On YouTube, Pedraza shares scenes of the parks the RV Leaguers have visited in “Explore and Learn” videos, complete with quirky sound effects he’s fond of adding when his wife appears. More recently he’s taken to posting “Reels on Wheels” movie reviews. And on Instagram (@rvleaguers), Pedraza posts a daily photo along with a caption that he says helps him reflect on the couple’s journey together. The captions almost always include the hashtag #rvlife.
Now in Pahrump, Pedraza stops the car for a quick visit to a campground named Preferred RV Resort, where they stayed for three weeks the month before. Preferred RV Resort is the best campground they’ve stayed at so far, Pedraza insists. He snags quick iPhone videos of the campground’s mildewy indoor pool and a game room full of half-completed jigsaw puzzles. It’s for an online review, he says. From an adjacent cafeteria, graying Baby Boomers stare silently at the millennials, perhaps impressed by their enthusiasm.
There are not many folks this couple’s age here, says Chris, an older Canadian woman they encounter in the campground’s arts-and-crafts workshop. Then she launches into an apparently oft-told tale involving a crooked financial adviser, a lawsuit, and the loss of her life savings. The couple politely excuse themselves after Pedraza captures more footage of the workshop.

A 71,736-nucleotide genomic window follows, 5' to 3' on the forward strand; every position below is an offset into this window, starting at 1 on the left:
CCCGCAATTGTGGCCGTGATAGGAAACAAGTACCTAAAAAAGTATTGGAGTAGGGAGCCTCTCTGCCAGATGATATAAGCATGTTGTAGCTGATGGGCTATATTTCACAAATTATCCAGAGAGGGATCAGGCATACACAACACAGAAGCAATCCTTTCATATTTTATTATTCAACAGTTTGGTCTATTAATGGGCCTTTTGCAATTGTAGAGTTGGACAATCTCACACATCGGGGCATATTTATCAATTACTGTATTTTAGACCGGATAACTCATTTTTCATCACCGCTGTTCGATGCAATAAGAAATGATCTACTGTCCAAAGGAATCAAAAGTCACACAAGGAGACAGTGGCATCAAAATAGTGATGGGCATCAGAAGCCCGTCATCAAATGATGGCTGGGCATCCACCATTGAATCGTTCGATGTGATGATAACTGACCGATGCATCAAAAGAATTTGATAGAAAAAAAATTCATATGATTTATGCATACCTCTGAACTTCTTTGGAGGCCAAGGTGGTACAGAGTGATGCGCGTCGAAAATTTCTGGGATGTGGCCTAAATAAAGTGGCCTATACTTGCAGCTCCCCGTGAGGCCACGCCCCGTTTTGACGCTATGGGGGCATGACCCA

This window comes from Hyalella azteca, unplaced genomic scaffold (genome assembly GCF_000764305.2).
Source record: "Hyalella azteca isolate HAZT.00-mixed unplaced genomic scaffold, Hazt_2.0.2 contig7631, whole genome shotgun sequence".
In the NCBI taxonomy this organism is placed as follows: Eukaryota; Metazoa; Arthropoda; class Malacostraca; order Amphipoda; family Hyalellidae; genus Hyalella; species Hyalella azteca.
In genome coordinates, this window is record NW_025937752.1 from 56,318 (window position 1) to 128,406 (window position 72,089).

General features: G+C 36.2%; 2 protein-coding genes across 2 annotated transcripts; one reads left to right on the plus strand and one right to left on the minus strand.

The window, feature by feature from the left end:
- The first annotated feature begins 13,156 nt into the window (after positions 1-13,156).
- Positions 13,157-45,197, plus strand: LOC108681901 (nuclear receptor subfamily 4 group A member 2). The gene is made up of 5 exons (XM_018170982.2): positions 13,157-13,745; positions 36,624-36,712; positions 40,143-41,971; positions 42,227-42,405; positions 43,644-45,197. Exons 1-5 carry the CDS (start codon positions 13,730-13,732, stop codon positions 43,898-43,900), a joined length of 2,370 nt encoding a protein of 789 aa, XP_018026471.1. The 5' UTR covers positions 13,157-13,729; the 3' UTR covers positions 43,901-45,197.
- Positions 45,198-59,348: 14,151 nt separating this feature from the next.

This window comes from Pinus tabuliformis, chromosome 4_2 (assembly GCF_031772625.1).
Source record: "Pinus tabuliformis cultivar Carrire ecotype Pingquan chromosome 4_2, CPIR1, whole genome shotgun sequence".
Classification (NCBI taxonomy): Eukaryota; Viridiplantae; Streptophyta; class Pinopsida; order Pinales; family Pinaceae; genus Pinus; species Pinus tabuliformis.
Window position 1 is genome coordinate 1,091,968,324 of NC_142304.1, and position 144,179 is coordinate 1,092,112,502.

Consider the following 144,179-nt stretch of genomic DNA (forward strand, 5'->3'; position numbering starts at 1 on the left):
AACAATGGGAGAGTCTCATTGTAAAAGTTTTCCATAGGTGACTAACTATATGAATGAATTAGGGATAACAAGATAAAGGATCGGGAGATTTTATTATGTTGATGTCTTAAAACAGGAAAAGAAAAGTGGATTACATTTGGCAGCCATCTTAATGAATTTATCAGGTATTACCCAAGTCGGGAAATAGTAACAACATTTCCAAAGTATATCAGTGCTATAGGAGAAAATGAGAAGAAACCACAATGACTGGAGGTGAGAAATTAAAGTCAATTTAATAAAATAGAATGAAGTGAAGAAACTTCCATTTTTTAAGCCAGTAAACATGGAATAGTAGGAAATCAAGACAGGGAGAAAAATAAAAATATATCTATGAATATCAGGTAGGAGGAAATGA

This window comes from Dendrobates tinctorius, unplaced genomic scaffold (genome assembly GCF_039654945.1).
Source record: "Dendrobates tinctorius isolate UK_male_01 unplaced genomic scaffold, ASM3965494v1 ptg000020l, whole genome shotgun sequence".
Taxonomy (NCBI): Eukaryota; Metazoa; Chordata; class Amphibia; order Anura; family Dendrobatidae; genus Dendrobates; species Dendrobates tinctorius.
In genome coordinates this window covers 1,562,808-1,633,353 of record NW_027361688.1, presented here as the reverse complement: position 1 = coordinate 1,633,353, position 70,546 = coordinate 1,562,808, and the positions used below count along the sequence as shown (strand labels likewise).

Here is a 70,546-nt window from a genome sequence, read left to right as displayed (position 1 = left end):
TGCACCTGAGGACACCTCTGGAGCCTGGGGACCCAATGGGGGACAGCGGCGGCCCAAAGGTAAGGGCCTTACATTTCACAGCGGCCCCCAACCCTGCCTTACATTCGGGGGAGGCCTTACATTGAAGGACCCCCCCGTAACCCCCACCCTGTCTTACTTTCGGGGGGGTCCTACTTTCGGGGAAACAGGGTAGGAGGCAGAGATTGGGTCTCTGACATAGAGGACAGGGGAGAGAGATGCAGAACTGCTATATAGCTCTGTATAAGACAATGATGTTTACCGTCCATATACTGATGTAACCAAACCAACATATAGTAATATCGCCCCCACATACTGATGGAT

They continue on to the fairground where the Fourth Annual Pahrump Valley Chamber of Commerce Balloon Festival is being held. The smell of funnel cake reminds Pedraza of the annual fair in his native Sussex County, N.J., and he buys one. It’s all so familiar: the sign for the local Lions group, the PTA fundraiser, and the young families out for a good time. Flames dance in time to a rendition of “Dueling Banjos” as the hot-air balloon pilots rhythmically burn their propane and the crowd oohs and aahs.
Then Liao and Pedraza are on the road again, driving the 54 miles back to their campground and their RV. They don’t know exactly how long they’ll continue as nomads. Their journey will last at least 17 months, taking them through 2019. It may be longer. Someday — later — Pedraza will return to law and they’ll find a house in a midsize city with a wraparound porch, they tell themselves.
But first, they want to hit all 50 states. California is next. Then they’ll probably head back east toward Missouri: There’s the newly minted Gateway Arch National Park in St. Louis to see. They’ll end with a flight to Hawaii. Of course, it would be nice to visit every national park, though they’re refusing to stress about it.
Suddenly Pedraza points out the window.
The young couple stop talking for a moment to stare. There, out of the darkness, the shimmering lights of Las Vegas beckon. Liao and Pedraza speed toward them.
This is an updated version of the story that ran in the April 24, 2019, issue.
Alfred Miller ’11 is an investigative reporter at the Courier-Journal in Louisville, Ky.